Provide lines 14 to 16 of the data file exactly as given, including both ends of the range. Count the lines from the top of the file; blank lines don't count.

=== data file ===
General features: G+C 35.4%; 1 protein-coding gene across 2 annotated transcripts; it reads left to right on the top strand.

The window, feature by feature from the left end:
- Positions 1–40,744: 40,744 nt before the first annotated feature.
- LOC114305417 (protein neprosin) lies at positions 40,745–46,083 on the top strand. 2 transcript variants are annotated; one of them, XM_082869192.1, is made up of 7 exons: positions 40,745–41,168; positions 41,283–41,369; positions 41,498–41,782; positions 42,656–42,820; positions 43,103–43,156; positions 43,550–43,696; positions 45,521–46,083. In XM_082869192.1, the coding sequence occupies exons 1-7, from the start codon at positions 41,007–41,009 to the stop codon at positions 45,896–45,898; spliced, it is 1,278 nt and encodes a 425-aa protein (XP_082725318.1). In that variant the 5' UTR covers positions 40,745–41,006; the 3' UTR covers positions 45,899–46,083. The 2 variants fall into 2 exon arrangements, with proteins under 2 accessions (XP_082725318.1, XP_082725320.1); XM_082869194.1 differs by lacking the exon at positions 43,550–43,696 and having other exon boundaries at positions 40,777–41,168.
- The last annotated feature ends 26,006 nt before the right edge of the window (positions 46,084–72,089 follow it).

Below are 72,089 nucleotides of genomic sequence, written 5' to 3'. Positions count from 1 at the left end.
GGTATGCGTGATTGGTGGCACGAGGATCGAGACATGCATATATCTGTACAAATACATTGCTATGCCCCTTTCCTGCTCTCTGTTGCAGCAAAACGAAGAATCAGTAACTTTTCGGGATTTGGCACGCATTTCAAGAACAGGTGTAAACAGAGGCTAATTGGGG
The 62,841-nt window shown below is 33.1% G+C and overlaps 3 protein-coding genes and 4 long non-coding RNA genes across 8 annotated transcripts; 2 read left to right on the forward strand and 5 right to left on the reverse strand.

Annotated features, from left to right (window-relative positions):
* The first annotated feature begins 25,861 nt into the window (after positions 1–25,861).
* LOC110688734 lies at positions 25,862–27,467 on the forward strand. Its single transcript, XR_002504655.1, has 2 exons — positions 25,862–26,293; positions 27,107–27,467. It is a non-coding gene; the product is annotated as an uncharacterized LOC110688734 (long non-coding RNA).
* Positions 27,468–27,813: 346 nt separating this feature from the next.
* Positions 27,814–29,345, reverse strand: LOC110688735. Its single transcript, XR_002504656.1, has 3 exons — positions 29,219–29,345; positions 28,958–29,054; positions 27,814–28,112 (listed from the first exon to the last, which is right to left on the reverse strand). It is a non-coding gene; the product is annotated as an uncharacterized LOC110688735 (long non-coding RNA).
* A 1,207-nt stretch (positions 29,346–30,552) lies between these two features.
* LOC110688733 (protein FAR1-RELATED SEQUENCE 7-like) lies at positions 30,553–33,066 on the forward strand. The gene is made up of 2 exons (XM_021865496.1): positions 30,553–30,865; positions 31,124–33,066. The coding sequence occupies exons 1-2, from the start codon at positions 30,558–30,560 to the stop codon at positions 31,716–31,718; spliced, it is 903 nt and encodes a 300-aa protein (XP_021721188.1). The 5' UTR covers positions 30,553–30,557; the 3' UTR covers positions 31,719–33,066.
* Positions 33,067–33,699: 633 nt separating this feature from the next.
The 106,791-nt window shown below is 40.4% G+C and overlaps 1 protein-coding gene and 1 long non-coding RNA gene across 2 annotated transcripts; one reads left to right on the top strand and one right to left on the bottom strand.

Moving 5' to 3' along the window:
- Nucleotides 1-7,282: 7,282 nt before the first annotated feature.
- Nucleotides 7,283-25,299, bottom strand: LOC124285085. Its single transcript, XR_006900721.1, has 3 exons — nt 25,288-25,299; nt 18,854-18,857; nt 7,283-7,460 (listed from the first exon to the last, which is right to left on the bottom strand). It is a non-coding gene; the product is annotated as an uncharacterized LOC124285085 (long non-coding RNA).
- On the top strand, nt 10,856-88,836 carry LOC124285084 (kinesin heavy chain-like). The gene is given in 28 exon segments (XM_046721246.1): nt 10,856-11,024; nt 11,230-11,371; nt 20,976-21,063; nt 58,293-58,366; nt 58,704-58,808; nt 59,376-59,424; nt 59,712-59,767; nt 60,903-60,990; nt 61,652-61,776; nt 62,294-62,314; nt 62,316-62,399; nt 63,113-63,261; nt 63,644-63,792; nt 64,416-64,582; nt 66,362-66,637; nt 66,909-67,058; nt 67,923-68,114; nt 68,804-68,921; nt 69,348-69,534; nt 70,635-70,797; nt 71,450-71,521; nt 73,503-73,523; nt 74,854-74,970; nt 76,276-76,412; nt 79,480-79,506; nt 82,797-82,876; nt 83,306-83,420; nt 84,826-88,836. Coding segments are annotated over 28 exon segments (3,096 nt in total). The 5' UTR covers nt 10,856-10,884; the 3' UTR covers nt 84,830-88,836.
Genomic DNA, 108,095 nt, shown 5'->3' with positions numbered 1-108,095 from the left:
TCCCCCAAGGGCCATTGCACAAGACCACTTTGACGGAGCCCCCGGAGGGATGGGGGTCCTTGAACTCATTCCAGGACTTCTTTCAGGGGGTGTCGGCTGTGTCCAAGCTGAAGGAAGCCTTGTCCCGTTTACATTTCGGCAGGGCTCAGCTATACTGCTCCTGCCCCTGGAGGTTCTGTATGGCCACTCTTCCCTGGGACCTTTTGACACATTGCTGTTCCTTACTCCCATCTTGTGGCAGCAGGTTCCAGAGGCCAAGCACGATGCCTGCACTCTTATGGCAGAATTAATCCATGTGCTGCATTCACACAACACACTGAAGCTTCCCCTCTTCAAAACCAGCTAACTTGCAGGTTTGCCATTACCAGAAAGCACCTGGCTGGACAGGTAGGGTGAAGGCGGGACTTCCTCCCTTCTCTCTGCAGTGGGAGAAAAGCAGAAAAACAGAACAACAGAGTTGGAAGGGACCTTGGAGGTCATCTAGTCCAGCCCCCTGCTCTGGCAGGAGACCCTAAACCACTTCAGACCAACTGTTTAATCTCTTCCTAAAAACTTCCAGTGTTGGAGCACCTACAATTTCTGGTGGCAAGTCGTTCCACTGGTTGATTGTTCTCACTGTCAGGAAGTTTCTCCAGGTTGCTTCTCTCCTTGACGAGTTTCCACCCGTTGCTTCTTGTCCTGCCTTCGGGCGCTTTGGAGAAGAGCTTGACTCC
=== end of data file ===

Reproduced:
* A 1,207-nt stretch (positions 29,346–30,552) lies between these two features.
* LOC110688733 (protein FAR1-RELATED SEQUENCE 7-like) lies at positions 30,553–33,066 on the forward strand. The gene is made up of 2 exons (XM_021865496.1): positions 30,553–30,865; positions 31,124–33,066. The coding sequence occupies exons 1-2, from the start codon at positions 30,558–30,560 to the stop codon at positions 31,716–31,718; spliced, it is 903 nt and encodes a 300-aa protein (XP_021721188.1). The 5' UTR covers positions 30,553–30,557; the 3' UTR covers positions 31,719–33,066.
* Positions 33,067–33,699: 633 nt separating this feature from the next.